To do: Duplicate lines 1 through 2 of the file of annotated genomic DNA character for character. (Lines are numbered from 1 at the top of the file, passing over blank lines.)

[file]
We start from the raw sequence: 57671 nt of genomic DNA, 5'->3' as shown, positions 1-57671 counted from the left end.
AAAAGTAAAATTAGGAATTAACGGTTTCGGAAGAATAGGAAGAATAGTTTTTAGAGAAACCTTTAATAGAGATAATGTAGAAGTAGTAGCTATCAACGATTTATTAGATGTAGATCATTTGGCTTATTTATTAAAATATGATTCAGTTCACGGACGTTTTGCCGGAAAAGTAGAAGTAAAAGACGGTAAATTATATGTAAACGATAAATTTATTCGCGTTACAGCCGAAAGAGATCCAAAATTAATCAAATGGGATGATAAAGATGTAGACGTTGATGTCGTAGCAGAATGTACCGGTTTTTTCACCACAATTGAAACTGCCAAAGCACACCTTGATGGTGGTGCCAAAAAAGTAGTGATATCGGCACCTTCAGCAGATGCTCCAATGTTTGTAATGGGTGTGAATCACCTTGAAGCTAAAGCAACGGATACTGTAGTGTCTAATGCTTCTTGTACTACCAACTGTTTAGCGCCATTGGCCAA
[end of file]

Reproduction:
We start from the raw sequence: 57671 nt of genomic DNA, 5'->3' as shown, positions 1-57671 counted from the left end.
AAAAGTAAAATTAGGAATTAACGGTTTCGGAAGAATAGGAAGAATAGTTTTTAGAGAAACCTTTAATAGAGATAATGTAGAAGTAGTAGCTATCAACGATTTATTAGATGTAGATCATTTGGCTTATTTATTAAAATATGATTCAGTTCACGGACGTTTTGCCGGAAAAGTAGAAGTAAAAGACGGTAAATTATATGTAAACGATAAATTTATTCGCGTTACAGCCGAAAGAGATCCAAAATTAATCAAATGGGATGATAAAGATGTAGACGTTGATGTCGTAGCAGAATGTACCGGTTTTTTCACCACAATTGAAACTGCCAAAGCACACCTTGATGGTGGTGCCAAAAAAGTAGTGATATCGGCACCTTCAGCAGATGCTCCAATGTTTGTAATGGGTGTGAATCACCTTGAAGCTAAAGCAACGGATACTGTAGTGTCTAATGCTTCTTGTACTACCAACTGTTTAGCGCCATTGGCCAA